Group of female friends enjoying New Years Eve party
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While being kind and generous to others this holiday season, be sure to do the same for yourself, too. Don’t beat yourself up if you “blow” your diet one day or if you go overboard on dessert at a party, or even if you turn to emotional eating during a particularly stressful time. What is important is to look to the future, remember that all is not lost, and simply pick up where you left off, eating healthfully next time and as many times after that as you can muster. It is the overall trend that matters in the long run.

Sources:

Brown SG, Rhodes RE. Relationships among dog ownership and leisure-time walking in Western Canadian adults. Am J Prev Med 2006;30:131-36.

Johnson R et al. Dietary sugars intake and cardiovascular health: a scientific statement from the American Heart Association. Circulation 2009.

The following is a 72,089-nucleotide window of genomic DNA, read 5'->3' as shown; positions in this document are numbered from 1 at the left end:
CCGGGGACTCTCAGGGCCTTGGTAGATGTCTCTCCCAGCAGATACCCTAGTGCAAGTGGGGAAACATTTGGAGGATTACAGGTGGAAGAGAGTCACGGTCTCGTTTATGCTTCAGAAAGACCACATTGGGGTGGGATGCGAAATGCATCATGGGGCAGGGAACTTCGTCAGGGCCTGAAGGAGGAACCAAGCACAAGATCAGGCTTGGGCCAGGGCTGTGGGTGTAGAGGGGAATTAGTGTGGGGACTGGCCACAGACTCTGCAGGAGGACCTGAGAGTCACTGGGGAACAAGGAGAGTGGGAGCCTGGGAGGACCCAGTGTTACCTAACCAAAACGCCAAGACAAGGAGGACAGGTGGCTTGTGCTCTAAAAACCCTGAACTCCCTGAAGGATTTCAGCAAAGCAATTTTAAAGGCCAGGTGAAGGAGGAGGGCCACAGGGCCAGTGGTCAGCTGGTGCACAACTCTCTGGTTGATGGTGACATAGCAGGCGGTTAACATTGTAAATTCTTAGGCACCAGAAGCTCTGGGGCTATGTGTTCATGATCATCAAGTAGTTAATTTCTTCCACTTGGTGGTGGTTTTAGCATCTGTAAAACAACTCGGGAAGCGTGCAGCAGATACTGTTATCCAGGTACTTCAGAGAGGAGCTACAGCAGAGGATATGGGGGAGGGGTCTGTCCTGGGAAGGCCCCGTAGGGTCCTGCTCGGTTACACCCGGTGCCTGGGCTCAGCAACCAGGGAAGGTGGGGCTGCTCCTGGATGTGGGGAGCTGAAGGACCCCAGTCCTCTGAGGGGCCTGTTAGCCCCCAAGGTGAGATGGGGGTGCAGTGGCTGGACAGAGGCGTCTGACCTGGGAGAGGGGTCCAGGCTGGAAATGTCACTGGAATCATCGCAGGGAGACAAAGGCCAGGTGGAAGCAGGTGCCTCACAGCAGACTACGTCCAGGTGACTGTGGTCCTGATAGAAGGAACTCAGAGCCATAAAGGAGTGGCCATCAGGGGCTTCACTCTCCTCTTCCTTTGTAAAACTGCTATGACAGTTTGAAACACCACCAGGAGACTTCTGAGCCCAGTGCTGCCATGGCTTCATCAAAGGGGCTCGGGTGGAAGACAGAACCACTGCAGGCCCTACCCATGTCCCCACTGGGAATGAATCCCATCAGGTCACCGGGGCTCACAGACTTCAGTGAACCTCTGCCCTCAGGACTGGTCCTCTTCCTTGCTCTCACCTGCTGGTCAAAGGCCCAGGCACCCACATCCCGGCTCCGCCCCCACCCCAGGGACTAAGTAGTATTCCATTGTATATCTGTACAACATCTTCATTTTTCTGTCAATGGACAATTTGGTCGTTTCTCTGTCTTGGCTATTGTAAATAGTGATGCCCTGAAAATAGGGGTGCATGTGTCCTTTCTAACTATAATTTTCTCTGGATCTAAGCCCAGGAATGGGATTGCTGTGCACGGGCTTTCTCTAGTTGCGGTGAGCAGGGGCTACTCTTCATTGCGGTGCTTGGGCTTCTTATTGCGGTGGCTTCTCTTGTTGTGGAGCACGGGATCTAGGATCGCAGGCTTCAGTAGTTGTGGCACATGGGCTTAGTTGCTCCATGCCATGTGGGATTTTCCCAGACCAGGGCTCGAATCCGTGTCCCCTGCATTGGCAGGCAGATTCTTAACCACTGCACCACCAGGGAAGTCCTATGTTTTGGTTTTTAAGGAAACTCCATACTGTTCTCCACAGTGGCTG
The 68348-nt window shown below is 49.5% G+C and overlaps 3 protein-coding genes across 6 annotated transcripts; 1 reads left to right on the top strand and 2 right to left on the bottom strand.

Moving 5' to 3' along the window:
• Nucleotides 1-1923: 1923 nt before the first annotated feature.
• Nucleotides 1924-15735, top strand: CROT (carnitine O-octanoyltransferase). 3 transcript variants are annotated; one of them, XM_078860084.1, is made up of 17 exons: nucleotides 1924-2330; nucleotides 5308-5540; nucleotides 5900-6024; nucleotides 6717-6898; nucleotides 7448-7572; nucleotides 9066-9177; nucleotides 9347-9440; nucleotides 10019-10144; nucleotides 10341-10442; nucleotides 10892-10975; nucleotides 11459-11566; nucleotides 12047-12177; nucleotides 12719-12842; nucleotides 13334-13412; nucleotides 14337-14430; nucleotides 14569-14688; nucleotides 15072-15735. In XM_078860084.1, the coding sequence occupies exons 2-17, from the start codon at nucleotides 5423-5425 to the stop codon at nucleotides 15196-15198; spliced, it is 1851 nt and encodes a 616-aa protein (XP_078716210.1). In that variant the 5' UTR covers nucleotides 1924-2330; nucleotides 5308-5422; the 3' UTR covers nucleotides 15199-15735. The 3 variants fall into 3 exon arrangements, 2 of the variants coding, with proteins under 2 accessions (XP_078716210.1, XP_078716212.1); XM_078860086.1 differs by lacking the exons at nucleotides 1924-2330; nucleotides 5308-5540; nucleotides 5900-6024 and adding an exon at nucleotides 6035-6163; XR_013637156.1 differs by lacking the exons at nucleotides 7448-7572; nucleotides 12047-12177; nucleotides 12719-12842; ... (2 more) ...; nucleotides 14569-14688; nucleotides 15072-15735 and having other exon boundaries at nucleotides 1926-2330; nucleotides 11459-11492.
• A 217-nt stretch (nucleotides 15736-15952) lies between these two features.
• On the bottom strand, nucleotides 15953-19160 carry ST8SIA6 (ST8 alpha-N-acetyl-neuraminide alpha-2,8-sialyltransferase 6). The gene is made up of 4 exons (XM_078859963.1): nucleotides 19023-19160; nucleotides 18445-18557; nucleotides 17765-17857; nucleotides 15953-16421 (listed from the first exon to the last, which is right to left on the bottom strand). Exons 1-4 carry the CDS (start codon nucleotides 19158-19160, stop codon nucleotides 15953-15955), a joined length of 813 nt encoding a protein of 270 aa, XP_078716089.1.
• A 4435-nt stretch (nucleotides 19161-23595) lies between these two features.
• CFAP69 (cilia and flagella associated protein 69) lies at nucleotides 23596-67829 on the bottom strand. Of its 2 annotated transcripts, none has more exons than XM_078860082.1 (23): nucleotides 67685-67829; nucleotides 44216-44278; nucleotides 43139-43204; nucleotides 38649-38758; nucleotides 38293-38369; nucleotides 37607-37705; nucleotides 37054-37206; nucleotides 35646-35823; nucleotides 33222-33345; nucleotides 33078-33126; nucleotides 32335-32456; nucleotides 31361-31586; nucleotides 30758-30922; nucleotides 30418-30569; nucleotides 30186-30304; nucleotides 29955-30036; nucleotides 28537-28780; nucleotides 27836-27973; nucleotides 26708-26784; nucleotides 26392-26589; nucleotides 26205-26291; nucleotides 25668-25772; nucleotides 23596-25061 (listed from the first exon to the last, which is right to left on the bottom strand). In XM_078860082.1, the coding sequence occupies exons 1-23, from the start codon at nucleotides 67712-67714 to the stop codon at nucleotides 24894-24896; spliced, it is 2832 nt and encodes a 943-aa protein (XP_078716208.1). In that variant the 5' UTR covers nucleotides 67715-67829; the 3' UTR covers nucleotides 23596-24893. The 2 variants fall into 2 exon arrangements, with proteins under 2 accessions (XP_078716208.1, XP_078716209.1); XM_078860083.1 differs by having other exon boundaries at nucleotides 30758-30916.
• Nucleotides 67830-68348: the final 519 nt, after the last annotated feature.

Lordan G, Pakrashi D. Do all activities “weigh” equally? How different physical activities differ as predictors of weight. Risk Anal 2015 May 20.

Steinberg DM, Bennett GG, Askew S, Tate DF. Weighing every day matters: daily weighing improves weight loss and adoption of weight control behaviors. J Acad Nutr Diet 2015;11:511-8.

World Health Organization. Information sheet: promoting fruit and vegetable consumption around the world.